Mars' Magnetic Tail

  • Released Monday, February 4, 2019

Magnetic fields around planets are a shielding buffer between the surface and the stream of charged particles that emanate from the Sun and bathe the solar system. Earth's magnetic field surrounds the whole planet, but Mars lost its global magnetic field billions of years ago and what remains is a patchwork of smaller remnant magnetic fields embedded in certain regions of its surface. On the dark side of the planet, these fields stream into a magnetic tail – with a twist. NASA’s Mars Atmosphere and Volatile Evolution, or MAVEN, spacecraft has observed Mars' magnetic tail that is shaped by the solar wind. As it flows past Mars carrying its own magnetic fields, the solar wind interacts with the magnetic fields on the Martian surface and causes a phenomenon called magnetic reconnection, which puts a 45-degree twist in Mars' magnetic tail. Researchers believe this same process may also slowly strip away Mars' atmosphere. Like a stretched rubber band suddenly snapping to a new shape, magnetic reconnection releases energy, which could actively propel ions in the Martian atmosphere down the magnetotail into space. Explore the images to learn more.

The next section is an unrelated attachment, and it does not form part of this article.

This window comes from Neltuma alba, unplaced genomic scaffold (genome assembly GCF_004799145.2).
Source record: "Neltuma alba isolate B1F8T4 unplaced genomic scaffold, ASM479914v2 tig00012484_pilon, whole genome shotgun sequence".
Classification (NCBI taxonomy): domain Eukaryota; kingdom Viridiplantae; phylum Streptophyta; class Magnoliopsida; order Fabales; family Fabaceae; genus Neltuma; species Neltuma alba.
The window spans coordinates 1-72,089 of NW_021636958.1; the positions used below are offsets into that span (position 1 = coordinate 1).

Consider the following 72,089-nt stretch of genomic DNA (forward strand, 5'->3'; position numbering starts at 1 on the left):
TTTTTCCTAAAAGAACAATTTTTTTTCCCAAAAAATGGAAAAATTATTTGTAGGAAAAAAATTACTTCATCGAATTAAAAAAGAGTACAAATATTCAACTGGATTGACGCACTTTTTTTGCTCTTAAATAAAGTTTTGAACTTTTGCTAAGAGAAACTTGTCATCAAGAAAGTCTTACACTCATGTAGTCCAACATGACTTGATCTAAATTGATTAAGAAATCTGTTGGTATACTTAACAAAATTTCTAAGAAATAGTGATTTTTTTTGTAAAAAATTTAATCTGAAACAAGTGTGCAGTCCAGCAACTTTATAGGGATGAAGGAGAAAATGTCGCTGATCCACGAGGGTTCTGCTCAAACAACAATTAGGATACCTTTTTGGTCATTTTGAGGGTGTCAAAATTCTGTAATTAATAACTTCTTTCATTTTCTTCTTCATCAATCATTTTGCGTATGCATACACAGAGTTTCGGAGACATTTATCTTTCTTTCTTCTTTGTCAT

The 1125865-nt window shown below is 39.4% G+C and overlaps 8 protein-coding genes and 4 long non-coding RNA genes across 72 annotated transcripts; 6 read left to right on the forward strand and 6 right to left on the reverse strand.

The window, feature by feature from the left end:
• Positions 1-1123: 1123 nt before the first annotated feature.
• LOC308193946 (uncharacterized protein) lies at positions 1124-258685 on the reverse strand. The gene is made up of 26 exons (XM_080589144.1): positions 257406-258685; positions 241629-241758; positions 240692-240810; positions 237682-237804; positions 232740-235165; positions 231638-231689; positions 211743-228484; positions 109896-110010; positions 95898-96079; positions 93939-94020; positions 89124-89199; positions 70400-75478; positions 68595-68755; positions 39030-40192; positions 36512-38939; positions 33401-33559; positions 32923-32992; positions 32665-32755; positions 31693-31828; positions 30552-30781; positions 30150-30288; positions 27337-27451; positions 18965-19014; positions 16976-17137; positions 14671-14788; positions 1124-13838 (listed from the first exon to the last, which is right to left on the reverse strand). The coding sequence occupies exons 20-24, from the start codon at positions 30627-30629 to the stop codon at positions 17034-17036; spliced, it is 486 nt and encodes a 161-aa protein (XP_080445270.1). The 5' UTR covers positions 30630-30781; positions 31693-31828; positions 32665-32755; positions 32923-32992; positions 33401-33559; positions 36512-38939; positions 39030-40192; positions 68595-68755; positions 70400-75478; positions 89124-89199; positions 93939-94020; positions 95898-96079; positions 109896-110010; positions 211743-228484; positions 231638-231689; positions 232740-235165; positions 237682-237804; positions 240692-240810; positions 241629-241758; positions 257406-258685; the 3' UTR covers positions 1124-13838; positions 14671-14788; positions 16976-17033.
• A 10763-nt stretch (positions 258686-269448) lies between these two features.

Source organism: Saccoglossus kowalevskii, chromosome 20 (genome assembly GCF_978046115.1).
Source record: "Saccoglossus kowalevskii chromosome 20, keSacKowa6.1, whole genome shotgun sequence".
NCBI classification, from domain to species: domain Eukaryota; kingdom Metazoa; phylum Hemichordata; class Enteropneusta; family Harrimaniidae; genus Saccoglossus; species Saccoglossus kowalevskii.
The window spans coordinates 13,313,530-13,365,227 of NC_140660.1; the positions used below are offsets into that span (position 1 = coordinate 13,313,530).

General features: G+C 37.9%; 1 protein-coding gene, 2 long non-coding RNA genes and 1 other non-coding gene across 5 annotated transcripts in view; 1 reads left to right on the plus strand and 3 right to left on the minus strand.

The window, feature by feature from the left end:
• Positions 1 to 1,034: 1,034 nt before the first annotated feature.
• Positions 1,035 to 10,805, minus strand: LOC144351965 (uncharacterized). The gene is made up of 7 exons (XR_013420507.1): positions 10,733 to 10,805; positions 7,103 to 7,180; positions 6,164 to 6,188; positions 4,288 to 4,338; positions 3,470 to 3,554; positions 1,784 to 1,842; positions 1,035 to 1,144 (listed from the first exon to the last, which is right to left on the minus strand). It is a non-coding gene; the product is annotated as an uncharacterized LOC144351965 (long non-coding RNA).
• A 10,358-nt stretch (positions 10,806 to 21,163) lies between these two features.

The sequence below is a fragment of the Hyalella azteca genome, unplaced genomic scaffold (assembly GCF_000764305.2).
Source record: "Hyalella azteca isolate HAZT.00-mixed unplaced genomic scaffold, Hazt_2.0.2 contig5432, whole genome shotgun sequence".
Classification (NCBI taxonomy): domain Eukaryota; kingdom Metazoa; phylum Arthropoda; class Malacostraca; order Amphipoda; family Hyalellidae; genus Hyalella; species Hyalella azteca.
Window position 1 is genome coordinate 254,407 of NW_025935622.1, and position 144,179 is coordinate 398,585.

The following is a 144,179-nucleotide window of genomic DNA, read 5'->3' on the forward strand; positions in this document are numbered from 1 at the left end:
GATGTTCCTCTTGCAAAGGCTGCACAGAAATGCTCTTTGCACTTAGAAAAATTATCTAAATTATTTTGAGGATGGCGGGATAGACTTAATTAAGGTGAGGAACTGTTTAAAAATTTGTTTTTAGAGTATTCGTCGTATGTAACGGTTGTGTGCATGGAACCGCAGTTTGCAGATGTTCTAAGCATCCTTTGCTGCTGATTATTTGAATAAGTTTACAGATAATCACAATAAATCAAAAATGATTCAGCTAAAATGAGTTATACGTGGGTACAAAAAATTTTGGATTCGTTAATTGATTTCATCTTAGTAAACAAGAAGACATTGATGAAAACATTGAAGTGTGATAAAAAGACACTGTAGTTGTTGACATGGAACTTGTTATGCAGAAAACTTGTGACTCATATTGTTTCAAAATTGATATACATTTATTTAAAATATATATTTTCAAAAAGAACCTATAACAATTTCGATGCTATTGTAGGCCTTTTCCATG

The solar wind interacts with the Mars upper atmosphere, but is deflected past Earth by a global magnetic field (artist's concept).

The solar wind interacts with the Mars upper atmosphere, but is deflected past Earth by a global magnetic field (artist's concept).

The solar wind is a stream of particles, mainly protons and electrons, flowing from the sun's atmosphere at a speed of about 1 million mph.

The solar wind is a stream of particles, mainly protons and electrons, flowing from the sun's atmosphere at a speed of about 1 million mph.

Solar magnetic field lines (yellow) interact with Martian surface magnetic fields (blue), and result in reconnected magnetic fields (red).

Solar magnetic field lines (yellow) interact with Martian surface magnetic fields (blue), and result in reconnected magnetic fields (red).

MAVEN has been studying Mars since 2014, investigating the Red planet's magnetosphere and atmosphere.

MAVEN has been studying Mars since 2014, investigating the Red planet's magnetosphere and atmosphere.

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Credits

Please give credit for this item to:
NASA's Scientific Visualization Studio

Image of Martian magnetic field line interactions courtesy of Anil Rao/Univ. of Colorado/MAVEN/NASA GSFC

Release date

This page was originally published on Monday, February 4, 2019.
This page was last updated on Wednesday, November 15, 2023 at 12:22 AM EST.